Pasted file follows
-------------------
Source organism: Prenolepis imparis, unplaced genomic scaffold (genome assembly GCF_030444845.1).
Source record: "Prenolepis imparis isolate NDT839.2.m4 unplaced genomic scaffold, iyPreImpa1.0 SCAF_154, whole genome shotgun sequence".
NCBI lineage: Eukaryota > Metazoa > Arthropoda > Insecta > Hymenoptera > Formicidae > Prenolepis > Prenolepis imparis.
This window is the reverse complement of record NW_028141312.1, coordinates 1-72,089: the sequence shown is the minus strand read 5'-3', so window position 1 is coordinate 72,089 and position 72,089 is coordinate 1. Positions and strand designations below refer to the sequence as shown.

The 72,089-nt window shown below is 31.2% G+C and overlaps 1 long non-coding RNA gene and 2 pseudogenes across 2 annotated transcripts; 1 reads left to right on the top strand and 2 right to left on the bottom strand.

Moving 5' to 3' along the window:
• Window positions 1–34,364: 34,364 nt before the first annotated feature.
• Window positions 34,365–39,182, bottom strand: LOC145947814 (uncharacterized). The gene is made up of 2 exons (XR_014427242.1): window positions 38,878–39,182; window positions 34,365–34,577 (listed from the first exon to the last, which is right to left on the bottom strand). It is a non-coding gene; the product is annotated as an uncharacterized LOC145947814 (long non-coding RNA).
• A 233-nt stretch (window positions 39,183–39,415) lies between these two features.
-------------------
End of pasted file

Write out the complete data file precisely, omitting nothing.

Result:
Source organism: Prenolepis imparis, unplaced genomic scaffold (genome assembly GCF_030444845.1).
Source record: "Prenolepis imparis isolate NDT839.2.m4 unplaced genomic scaffold, iyPreImpa1.0 SCAF_154, whole genome shotgun sequence".
NCBI lineage: Eukaryota > Metazoa > Arthropoda > Insecta > Hymenoptera > Formicidae > Prenolepis > Prenolepis imparis.
This window is the reverse complement of record NW_028141312.1, coordinates 1-72,089: the sequence shown is the minus strand read 5'-3', so window position 1 is coordinate 72,089 and position 72,089 is coordinate 1. Positions and strand designations below refer to the sequence as shown.

The 72,089-nt window shown below is 31.2% G+C and overlaps 1 long non-coding RNA gene and 2 pseudogenes across 2 annotated transcripts; 1 reads left to right on the top strand and 2 right to left on the bottom strand.

Moving 5' to 3' along the window:
• Window positions 1–34,364: 34,364 nt before the first annotated feature.
• Window positions 34,365–39,182, bottom strand: LOC145947814 (uncharacterized). The gene is made up of 2 exons (XR_014427242.1): window positions 38,878–39,182; window positions 34,365–34,577 (listed from the first exon to the last, which is right to left on the bottom strand). It is a non-coding gene; the product is annotated as an uncharacterized LOC145947814 (long non-coding RNA).
• A 233-nt stretch (window positions 39,183–39,415) lies between these two features.